GRAND RAPIDS, Mich. (WOOD) — Is tax relief in store for Michigan taxpayers? If you listen to the governor and lawmakers, it seems like the will is there — but with all things in the budget, it isn’t as easy as it might seem.

Gov. Gretchen Whitmer, a Democrat, talked about tax relief in her State of the State address in January. Then, the Republican-led Senate passed a bill that would lower taxes. Now, the Republican-controlled House is following suit. They are all talking about reducing taxes, but not necessarily in the same manner.

Politicians always like to talk about reducing taxes and they particularly like it during an election year.

“I’m ready to work across the aisle to roll back the retirement tax and save 500,000 households in Michigan an average of a thousand bucks a year,” Whitmer proclaimed during her State of the State. “Now let’s talk about cutting taxes for people working full time but who still can’t get ahead.”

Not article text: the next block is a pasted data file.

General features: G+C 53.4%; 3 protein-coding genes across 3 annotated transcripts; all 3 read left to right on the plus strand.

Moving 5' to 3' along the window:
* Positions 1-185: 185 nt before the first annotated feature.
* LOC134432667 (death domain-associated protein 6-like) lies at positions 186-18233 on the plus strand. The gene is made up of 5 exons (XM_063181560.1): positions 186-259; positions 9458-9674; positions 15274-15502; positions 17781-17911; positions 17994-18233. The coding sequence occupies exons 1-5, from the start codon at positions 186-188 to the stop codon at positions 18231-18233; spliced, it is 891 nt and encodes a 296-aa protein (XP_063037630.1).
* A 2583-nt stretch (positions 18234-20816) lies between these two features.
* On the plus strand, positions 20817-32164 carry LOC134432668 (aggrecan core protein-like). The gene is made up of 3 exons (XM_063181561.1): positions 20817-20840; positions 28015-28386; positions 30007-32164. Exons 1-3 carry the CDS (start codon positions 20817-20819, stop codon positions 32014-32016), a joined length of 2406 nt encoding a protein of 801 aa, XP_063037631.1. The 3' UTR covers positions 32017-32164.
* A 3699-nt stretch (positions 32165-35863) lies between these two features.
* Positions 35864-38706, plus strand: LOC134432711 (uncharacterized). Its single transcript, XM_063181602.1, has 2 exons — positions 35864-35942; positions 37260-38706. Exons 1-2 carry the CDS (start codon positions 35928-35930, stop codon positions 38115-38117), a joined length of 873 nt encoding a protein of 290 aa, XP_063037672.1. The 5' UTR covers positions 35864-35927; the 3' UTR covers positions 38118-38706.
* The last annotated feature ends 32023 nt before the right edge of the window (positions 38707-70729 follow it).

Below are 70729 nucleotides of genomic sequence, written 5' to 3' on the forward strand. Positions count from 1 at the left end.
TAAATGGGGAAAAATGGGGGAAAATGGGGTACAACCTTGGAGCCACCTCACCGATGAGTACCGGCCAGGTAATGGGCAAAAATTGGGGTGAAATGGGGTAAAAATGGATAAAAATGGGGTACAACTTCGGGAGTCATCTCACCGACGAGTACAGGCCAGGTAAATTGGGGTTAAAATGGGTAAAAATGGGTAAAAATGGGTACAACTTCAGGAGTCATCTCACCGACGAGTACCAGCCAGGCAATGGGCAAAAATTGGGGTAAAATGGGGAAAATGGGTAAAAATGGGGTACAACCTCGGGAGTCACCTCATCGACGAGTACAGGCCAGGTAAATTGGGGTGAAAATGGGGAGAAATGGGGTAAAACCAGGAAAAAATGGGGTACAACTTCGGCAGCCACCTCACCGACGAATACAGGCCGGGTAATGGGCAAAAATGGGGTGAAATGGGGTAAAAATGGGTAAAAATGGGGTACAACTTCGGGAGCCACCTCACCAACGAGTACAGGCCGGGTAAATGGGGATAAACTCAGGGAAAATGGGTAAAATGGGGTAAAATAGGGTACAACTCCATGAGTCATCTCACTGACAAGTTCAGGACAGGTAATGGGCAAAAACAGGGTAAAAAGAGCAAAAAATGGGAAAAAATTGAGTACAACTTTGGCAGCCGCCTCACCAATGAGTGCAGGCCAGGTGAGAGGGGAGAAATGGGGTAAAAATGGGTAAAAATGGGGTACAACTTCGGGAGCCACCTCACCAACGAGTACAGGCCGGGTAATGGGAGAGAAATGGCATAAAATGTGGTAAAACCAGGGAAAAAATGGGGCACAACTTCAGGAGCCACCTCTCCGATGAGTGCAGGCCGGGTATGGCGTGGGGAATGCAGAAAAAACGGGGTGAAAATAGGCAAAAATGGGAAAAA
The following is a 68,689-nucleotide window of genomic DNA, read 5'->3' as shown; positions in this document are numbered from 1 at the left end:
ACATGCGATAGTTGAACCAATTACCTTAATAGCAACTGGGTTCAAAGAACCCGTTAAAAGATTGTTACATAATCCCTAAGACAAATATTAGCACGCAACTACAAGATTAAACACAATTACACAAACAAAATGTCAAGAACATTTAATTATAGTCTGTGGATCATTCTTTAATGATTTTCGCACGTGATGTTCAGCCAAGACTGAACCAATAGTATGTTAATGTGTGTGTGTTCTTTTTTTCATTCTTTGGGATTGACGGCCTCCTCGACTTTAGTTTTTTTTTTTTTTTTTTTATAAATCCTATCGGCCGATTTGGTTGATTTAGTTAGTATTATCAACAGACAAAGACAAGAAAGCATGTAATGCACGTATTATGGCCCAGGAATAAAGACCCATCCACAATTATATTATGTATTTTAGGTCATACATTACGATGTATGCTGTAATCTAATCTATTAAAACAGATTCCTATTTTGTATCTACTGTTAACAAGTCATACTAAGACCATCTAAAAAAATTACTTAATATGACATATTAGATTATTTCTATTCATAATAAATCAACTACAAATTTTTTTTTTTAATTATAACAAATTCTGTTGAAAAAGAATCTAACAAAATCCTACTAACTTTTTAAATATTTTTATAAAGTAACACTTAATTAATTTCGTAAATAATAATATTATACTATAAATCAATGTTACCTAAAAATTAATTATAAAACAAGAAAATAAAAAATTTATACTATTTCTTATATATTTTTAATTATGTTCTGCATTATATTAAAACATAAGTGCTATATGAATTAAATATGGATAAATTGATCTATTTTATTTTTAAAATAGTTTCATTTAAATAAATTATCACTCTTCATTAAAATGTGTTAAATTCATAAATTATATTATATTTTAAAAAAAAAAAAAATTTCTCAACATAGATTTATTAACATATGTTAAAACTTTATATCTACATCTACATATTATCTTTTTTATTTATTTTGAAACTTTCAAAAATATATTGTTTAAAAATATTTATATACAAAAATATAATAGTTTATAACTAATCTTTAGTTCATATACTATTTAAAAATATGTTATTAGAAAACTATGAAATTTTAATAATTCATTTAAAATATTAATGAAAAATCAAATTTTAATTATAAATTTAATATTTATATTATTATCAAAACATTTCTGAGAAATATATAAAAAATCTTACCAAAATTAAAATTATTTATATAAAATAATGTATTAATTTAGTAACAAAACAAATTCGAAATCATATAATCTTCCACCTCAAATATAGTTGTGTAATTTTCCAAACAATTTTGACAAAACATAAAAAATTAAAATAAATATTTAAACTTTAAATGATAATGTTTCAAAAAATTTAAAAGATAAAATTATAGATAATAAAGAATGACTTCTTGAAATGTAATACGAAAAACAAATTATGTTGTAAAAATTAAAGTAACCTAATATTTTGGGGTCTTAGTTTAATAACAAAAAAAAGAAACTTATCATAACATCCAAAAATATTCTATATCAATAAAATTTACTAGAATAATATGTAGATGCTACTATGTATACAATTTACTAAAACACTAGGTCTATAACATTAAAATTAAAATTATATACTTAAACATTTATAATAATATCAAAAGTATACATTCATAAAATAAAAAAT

In response to record revenues and perhaps as much as $7 billion more in the coffers than expected, Whitmer included in her budget proposal eliminating the pension tax and increasing the earned income tax credit to $3,000 for low-income families.

The state Senate is targeting income tax, moving to reduce it from 4.25% to 3.9%, and wants to reduce the business tax from 6% to 3.9%. The Senate plan also raises the tax exemption for retirement income to $30,000 for individuals and $60,000 for couples.

The House agreed that the income tax should be rolled back. The lower chamber would also provide tax relief for all retirees 62 and up at a slightly lower rate than the Senate. The House plan also would target more than $1 billion to help shore up public pension accounts that are currently underfunded.

But will all that, the Senate, House and governor have not agreed to a definitive tax reduction strategy.

Rep. Thomas Albert, R-Lowell, who chairs the House Appropriations Committee, was asked if this was the beginning of the negotiations.

“Absolutely, “ he said. “I think now all three sides have a stake in the ground, and the good thing is we’re all in the same ballpark. So we’re all talking about the same thing, so I think that’s very encouraging.”

The same ballpark, maybe, but on different benches.

The three sides’ debate will be part of the budget negotiations, which many in Lansing want wrapped up early to allow for campaigning this summer. But given this Legislature and governor’s track record on budgets, that may be optimistic.